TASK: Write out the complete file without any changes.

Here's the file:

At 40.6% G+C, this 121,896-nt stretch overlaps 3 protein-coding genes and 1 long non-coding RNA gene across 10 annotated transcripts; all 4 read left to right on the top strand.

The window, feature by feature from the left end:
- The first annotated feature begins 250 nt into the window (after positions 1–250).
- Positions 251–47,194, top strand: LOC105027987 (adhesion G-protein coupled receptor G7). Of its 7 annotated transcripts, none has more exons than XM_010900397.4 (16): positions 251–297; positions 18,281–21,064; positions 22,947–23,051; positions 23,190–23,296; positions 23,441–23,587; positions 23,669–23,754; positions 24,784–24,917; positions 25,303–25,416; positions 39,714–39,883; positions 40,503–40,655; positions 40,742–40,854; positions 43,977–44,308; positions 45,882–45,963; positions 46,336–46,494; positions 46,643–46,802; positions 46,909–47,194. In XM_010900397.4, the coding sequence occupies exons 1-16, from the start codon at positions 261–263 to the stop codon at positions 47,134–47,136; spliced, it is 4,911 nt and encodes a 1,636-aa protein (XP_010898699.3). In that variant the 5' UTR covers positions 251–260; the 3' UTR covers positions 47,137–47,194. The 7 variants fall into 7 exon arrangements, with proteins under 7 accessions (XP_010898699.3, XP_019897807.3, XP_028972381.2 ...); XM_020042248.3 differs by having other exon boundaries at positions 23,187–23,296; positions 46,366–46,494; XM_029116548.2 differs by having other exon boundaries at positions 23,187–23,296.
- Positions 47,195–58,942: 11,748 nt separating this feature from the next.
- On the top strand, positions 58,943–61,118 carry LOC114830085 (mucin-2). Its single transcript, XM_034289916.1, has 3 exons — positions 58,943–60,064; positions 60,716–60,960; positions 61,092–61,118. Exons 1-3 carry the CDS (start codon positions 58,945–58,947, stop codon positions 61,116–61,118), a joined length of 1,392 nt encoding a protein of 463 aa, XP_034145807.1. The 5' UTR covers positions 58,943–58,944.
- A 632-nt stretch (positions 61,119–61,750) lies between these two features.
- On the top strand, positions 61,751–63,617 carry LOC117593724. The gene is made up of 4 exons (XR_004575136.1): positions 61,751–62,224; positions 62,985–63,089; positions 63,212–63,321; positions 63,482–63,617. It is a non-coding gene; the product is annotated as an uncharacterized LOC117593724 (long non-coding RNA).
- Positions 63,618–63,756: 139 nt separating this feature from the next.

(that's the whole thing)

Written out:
At 40.6% G+C, this 121,896-nt stretch overlaps 3 protein-coding genes and 1 long non-coding RNA gene across 10 annotated transcripts; all 4 read left to right on the top strand.

The window, feature by feature from the left end:
- The first annotated feature begins 250 nt into the window (after positions 1–250).
- Positions 251–47,194, top strand: LOC105027987 (adhesion G-protein coupled receptor G7). Of its 7 annotated transcripts, none has more exons than XM_010900397.4 (16): positions 251–297; positions 18,281–21,064; positions 22,947–23,051; positions 23,190–23,296; positions 23,441–23,587; positions 23,669–23,754; positions 24,784–24,917; positions 25,303–25,416; positions 39,714–39,883; positions 40,503–40,655; positions 40,742–40,854; positions 43,977–44,308; positions 45,882–45,963; positions 46,336–46,494; positions 46,643–46,802; positions 46,909–47,194. In XM_010900397.4, the coding sequence occupies exons 1-16, from the start codon at positions 261–263 to the stop codon at positions 47,134–47,136; spliced, it is 4,911 nt and encodes a 1,636-aa protein (XP_010898699.3). In that variant the 5' UTR covers positions 251–260; the 3' UTR covers positions 47,137–47,194. The 7 variants fall into 7 exon arrangements, with proteins under 7 accessions (XP_010898699.3, XP_019897807.3, XP_028972381.2 ...); XM_020042248.3 differs by having other exon boundaries at positions 23,187–23,296; positions 46,366–46,494; XM_029116548.2 differs by having other exon boundaries at positions 23,187–23,296.
- Positions 47,195–58,942: 11,748 nt separating this feature from the next.
- On the top strand, positions 58,943–61,118 carry LOC114830085 (mucin-2). Its single transcript, XM_034289916.1, has 3 exons — positions 58,943–60,064; positions 60,716–60,960; positions 61,092–61,118. Exons 1-3 carry the CDS (start codon positions 58,945–58,947, stop codon positions 61,116–61,118), a joined length of 1,392 nt encoding a protein of 463 aa, XP_034145807.1. The 5' UTR covers positions 58,943–58,944.
- A 632-nt stretch (positions 61,119–61,750) lies between these two features.
- On the top strand, positions 61,751–63,617 carry LOC117593724. The gene is made up of 4 exons (XR_004575136.1): positions 61,751–62,224; positions 62,985–63,089; positions 63,212–63,321; positions 63,482–63,617. It is a non-coding gene; the product is annotated as an uncharacterized LOC117593724 (long non-coding RNA).
- Positions 63,618–63,756: 139 nt separating this feature from the next.